All the gurus and spiritual teachers from the Dalai Lama to Mother Teresa either talk about or practice compassion – yet to the intellectual mind it’s just another word or concept that’s open to a lot of misinterpretation.

For example, how do you feel when you watch Children in Need?

Until recently I would typically sit and sob, or leave the room, or conveniently forget that it’s on in the first place so I don’t have to put myself through the self-flagellating guilt and shame that others are suffering sooo damn much and all I can do is pledge a paltry donation. Surely compassion is more than a conscience-salving monetary promise?

And when I encounter  people huddled on the street and hear that quiet plea “Got any change love?” my whole system is sent into a momentary crisis, helpless in front of the injustice and the uncertainty over what might be the right and ethical thing to do. Finding a way that feels proper to me is still a work in progress. And giving a sympathetic, conciliatory smile along with a pound coin doesn’t feel proper at all.

One day I heard a thud against the picture window in the kitchen. My heart flipped: I recognised the sound of a bird’s doom. I found the stricken gold-crest quivering on the ground by the window. I almost couldn’t confront the animal’s pain. I almost left it to its fate.

But something within me gave me courage. I remembered that keeping stunned birds warm while they recover will save them. So I gingerly, shakily scooped up the small life and held it. Tears flowed. And then joy as after about ten minutes the little creature shook itself off and flew away.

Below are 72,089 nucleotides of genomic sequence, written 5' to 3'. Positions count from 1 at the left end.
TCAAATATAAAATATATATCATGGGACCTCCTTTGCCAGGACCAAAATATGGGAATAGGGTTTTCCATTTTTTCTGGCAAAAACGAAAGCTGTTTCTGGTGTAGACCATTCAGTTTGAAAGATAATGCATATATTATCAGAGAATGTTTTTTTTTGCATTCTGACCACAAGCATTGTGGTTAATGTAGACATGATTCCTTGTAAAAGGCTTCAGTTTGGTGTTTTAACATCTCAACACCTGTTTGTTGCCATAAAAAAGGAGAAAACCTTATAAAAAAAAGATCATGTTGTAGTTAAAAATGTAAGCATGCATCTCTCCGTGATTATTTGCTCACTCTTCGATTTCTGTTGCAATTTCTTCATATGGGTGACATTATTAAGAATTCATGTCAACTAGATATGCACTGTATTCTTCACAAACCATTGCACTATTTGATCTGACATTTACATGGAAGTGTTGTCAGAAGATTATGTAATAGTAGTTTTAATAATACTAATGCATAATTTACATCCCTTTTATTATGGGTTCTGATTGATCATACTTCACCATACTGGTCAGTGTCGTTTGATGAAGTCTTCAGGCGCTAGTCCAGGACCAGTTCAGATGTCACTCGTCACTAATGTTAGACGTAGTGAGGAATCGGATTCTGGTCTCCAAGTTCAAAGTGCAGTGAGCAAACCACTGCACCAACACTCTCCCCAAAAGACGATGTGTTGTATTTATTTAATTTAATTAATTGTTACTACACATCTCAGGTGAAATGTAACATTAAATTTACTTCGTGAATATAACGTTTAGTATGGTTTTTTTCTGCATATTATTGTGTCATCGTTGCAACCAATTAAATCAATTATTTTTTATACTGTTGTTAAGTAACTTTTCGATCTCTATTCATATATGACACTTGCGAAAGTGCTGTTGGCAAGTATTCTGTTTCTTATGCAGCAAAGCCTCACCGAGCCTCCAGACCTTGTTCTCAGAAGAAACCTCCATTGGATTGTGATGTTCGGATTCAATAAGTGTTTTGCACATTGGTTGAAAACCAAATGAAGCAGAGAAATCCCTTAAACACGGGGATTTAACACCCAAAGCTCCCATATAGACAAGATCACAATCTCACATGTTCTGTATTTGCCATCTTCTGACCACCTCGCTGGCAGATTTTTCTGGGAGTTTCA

I admit that I have been woefully ill-equipped to deal with heartbreak and suffering. But maybe there is light at the end of the tunnel.

Because this year, maybe inspired by the gold-crest, I’ve taken a different view. You might say I’ve understood how to turn the question of compassion on its head and I have gained a new, less exhausting perspective.

Seems that ‘compassion’ is not the effort required to put myself in someone else’s shoes and feel their pain, with an added dose of self-berating over my own comparative good fortune.

No. Beating ourselves up and trying to ‘feel for’ those struggling, or try and feel what they’re feeling is actually impossible.

We can’t feel what others feel. We cannot step into another person’s reality and experience. It’s arrogant to think we can. And trying to adopt another’s suffering as our own is phony and ineffective and knackering. It’s what leads to so much virtue-signalling and hypocrisy.

And if we try hard to make ourselves suffer in the face of someone else’s pain all we do is introduce more suffering. It doesn’t help anyone and it totally depletes us, making us less available to the person or creature who needs us.

The neat alternative I’ve learned to this is to “feel with” instead.

This means allowing ourselves to feel whatever is going on within us, without judging or analysing or interpreting; and allowing the emotion or the tension to move through our own system until we become neutral again. When we are calm we can be more resourceful, and we can tap into our own source of wisdom to discover the next right step.

This takes a certain degree of self-knowledge and self-awareness. We need to learn how to feel what we feel and to love ourselves through our own pain. We also need to acknowledge that calm neutrality and wisdom are constantly, albeit very quietly, available to us. We have to quieten our mind to hear it.

Journaling can help with this, but we also need to do some body work to accompany it, and perhaps some meditation. Reflective writing ought to draw on mind, body and spirit as the resources to achieve neutrality, calmness and inner peace. Then the next right step will present itself. And the gold-crest will survive.